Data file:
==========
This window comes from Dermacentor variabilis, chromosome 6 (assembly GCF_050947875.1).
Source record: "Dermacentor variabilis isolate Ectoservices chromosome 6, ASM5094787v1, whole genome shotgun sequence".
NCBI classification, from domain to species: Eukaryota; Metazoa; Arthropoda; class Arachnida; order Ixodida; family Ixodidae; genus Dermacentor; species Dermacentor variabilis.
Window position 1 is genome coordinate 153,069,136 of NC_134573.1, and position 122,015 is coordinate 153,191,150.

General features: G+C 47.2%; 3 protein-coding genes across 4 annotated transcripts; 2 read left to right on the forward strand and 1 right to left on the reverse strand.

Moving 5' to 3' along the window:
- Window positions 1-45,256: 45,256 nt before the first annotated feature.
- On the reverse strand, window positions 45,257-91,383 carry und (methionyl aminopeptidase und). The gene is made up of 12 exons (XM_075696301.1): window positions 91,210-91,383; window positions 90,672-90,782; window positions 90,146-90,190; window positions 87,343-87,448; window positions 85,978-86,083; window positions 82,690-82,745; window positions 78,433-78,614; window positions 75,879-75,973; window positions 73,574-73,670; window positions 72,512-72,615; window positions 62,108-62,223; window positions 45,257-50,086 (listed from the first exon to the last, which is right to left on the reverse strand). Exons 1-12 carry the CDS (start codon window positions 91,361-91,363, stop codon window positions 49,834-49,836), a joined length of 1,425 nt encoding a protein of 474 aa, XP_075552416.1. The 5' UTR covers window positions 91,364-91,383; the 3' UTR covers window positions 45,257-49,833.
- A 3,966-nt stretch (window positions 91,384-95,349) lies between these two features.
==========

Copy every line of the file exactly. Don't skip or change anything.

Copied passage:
This window comes from Dermacentor variabilis, chromosome 6 (assembly GCF_050947875.1).
Source record: "Dermacentor variabilis isolate Ectoservices chromosome 6, ASM5094787v1, whole genome shotgun sequence".
NCBI classification, from domain to species: Eukaryota; Metazoa; Arthropoda; class Arachnida; order Ixodida; family Ixodidae; genus Dermacentor; species Dermacentor variabilis.
Window position 1 is genome coordinate 153,069,136 of NC_134573.1, and position 122,015 is coordinate 153,191,150.

General features: G+C 47.2%; 3 protein-coding genes across 4 annotated transcripts; 2 read left to right on the forward strand and 1 right to left on the reverse strand.

Moving 5' to 3' along the window:
- Window positions 1-45,256: 45,256 nt before the first annotated feature.
- On the reverse strand, window positions 45,257-91,383 carry und (methionyl aminopeptidase und). The gene is made up of 12 exons (XM_075696301.1): window positions 91,210-91,383; window positions 90,672-90,782; window positions 90,146-90,190; window positions 87,343-87,448; window positions 85,978-86,083; window positions 82,690-82,745; window positions 78,433-78,614; window positions 75,879-75,973; window positions 73,574-73,670; window positions 72,512-72,615; window positions 62,108-62,223; window positions 45,257-50,086 (listed from the first exon to the last, which is right to left on the reverse strand). Exons 1-12 carry the CDS (start codon window positions 91,361-91,363, stop codon window positions 49,834-49,836), a joined length of 1,425 nt encoding a protein of 474 aa, XP_075552416.1. The 5' UTR covers window positions 91,364-91,383; the 3' UTR covers window positions 45,257-49,833.
- A 3,966-nt stretch (window positions 91,384-95,349) lies between these two features.